A little primer on a few graphic novels we recommend for kids, plus info about an event coming up you just might want to go to.
I am an avid camper, and in the pre-kid days was of the “carry everything in a backpack and hike in” variety. Now, with a young son and a dog in tow, we are much more in the car-camping camp. We roll up to a nicely groomed provincially run campsite, and we settle in for a few days with our cushy tent trailer, and we don’t have to forage for wood or food. We spend most of our time lakeside, and we focus on marshmallow roasting and frisbee throwing. But we have a fully outfitted tent trailer at our disposal, so a few days here or there are pretty easy when all you have to do is grab a few bags of groceries and head out.
If the idea of camping appeals to you, but you’re not yet ready to invest in a stocked tent trailer, or even more simply, a tent and sleeping bags, don’t worry. There are a few options.
- Rent the Gear: You can rent almost anything you want from Mountain Equipment Co-op. A $10 membership gets you access to low priced gear rentals.
- Visit a Stocked Site: Pacific Rim National Park, a federally managed wilderness site, has Equipped Sites. They supply the tents, sleeping bags, cooking stoves… you name it.
- Beg, Borrow, and Thank: At least one of your friends is likely to have a camping set up you can borrow. Don’t be afraid to ask.
When you want to try out camping but are scared to commit, these are good options to get you outside and enjoying Mother Nature.
I have one son, who is 7, and who is a pretty decent eater. He wasn’t always, though. After being a super laid back baby about food, in toddlerdom, he and I (or his dad – he didn’t care which parent) battled over meals. It would take him 45 minutes just to eat a simple lunch. I was frustrated. He’s a skinny kid and I was always worried he wasn’t eating enough protein as my GP had really impressed upon me he needed lots of protein. As new parents, we were trying our best to do what our doctor had suggested, but it became really clear that Kale was just not a kid who liked heavy proteins. He preferred to eat plates and plates of raw vegetables with a cracker chaser (and still does) but always wanted the very smallest servings of proteins of any sort – animal or vegetable.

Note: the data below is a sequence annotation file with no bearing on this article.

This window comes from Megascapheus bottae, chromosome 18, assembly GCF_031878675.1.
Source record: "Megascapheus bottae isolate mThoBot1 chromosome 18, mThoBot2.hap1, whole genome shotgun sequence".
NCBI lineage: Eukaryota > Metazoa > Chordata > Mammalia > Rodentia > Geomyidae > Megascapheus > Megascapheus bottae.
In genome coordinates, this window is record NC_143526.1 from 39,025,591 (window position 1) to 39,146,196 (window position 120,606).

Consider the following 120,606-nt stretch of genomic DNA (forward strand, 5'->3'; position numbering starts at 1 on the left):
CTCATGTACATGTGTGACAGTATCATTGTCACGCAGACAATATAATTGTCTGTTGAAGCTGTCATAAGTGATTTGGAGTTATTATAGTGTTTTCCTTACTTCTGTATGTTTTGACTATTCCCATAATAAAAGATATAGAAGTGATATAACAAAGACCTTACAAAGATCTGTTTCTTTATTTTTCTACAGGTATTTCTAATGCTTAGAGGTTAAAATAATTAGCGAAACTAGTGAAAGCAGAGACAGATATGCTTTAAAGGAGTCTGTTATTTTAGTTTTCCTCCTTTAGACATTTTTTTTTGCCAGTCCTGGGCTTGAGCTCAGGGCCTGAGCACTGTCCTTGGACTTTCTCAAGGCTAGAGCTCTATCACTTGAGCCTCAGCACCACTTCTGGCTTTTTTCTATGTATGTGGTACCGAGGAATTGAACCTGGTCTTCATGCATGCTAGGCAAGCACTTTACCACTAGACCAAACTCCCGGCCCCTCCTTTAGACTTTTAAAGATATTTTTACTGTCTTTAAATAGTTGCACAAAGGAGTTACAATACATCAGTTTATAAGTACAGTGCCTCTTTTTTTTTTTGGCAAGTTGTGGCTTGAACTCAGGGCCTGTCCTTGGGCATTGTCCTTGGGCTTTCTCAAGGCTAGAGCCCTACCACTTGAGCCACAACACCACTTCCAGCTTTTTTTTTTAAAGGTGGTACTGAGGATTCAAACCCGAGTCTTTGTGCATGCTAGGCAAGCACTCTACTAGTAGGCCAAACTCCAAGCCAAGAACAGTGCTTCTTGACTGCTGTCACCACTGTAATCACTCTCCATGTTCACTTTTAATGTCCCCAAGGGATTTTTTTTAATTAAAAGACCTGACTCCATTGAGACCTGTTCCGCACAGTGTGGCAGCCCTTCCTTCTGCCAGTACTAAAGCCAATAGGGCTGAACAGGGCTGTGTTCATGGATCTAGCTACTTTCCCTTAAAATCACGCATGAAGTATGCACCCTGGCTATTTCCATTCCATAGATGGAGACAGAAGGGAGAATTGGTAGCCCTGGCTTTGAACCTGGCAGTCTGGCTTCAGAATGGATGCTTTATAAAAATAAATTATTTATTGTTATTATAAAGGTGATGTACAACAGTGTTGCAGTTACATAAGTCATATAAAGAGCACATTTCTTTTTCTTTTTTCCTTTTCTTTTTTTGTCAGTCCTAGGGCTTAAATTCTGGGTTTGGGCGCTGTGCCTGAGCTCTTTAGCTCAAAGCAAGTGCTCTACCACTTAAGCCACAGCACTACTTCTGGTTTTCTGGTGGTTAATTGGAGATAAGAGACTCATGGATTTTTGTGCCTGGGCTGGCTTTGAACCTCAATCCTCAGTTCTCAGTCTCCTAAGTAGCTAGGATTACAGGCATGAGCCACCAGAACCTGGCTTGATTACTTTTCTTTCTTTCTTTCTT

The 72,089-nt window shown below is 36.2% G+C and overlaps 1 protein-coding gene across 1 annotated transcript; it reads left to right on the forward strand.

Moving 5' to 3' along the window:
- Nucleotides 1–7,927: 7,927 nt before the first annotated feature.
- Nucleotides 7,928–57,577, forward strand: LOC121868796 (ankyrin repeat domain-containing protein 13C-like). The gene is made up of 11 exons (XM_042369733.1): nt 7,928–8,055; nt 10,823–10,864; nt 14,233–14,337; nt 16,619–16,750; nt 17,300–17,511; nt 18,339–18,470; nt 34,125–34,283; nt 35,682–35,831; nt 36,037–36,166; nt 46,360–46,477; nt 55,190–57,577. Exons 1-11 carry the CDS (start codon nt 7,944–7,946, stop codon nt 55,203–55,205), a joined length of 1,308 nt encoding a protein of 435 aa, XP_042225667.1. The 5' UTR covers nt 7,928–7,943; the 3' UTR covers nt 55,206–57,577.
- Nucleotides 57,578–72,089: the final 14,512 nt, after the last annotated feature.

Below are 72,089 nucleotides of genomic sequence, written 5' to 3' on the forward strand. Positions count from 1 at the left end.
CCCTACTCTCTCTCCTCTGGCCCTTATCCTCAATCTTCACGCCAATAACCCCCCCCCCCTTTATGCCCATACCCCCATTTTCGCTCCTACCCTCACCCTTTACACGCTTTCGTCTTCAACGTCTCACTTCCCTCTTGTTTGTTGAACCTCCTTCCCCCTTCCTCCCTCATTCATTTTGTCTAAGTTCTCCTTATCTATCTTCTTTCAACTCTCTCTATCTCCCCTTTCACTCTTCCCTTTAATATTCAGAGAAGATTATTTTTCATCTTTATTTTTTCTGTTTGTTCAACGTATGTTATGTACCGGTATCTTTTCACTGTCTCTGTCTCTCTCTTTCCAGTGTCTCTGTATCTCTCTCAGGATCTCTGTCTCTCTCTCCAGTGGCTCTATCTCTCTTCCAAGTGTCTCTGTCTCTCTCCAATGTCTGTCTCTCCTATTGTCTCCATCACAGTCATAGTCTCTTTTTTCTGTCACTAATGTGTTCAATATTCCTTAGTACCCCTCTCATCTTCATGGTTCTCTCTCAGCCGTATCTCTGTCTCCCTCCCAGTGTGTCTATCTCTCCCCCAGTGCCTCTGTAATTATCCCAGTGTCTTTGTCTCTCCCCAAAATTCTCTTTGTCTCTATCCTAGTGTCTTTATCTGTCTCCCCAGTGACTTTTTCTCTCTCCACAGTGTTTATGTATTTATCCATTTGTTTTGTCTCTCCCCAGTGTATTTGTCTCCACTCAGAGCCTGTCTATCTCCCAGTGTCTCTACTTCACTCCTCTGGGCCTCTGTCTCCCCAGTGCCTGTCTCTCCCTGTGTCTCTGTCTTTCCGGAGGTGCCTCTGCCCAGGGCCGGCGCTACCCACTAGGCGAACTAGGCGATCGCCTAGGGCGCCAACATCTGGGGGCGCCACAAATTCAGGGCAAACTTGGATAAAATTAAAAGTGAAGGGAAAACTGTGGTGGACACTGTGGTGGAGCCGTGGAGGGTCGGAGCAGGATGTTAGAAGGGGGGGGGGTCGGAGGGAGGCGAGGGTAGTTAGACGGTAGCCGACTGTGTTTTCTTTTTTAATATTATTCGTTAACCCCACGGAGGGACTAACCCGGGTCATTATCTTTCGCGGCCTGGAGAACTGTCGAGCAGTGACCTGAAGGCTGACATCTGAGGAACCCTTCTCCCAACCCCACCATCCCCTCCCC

Now, with a number of years of parenting experience under our belts, and a much deeper understanding of food and eating habits, it is easier for me to take a less worried approach about what goes into Kale’s body. It was also easier for me to challenge my then-GP on why he felt Kale needed all that protein. Disclaimer: while I felt empowered to challenge my then-GP on his advice, you should always try and work with your doctor for your family’s health needs and keep an open mind when they make their recommendations. In our case, our GP we admitted he didn’t have nutritional or dietary education, but that it was the common belief that “kids needed a lot of protein”. I disagreed and went in search of something better for us. Last October, a great article was published in Maclean’s magazine and the main message of it was essentially that we are overly obsessed with protein in North America. It’s an interesting read that had me really re-thinking the way I feed my family. As well, the cost of a lot of proteins, animal-based ones in particular, has skyrocketed in recent years.
So, my secret weapon for dealing with my worries around what we eat, spending too much on my grocery bill, as well as taking the brain power required to come up with a meal every night is meal planning. I like meal planning because:
- It gives me a chance to review our overall food intake on a weekly basis, which makes me worry less about what my son eats each day
- I can incorporate eating seasonally or eating with foods on sale to try and save some money
- We plan for new meals and the whole family gets involved
- I do not stare at the fridge on a rushed evening with no idea what to make and turn to the sushi takeout menu
Meal planning has allowed for us to also budget better for food. We now plan for family dinners out, and they feel much more special than when a trip to the burger joint was a last resort on a busy, scattered night.
How I Meal Plan
Collect recipes or meal ideas as much as possible. If you’re a Pinner, create a board and add recipes that interest you. I have used both Trello and Evernote in the past. I had a subscription to Canadian Living for years, and I often will spend an hour paging through back issues to find stuff I missed the first time around and then go search their website for the online link and add it to my recipe-saving tool. Flipping through a magazine is often easier than staring at an empty search field on a website. As well, the public library is excellent for cookbooks, and you can join Facebook groups like “New West Cooks” for some local inspiration.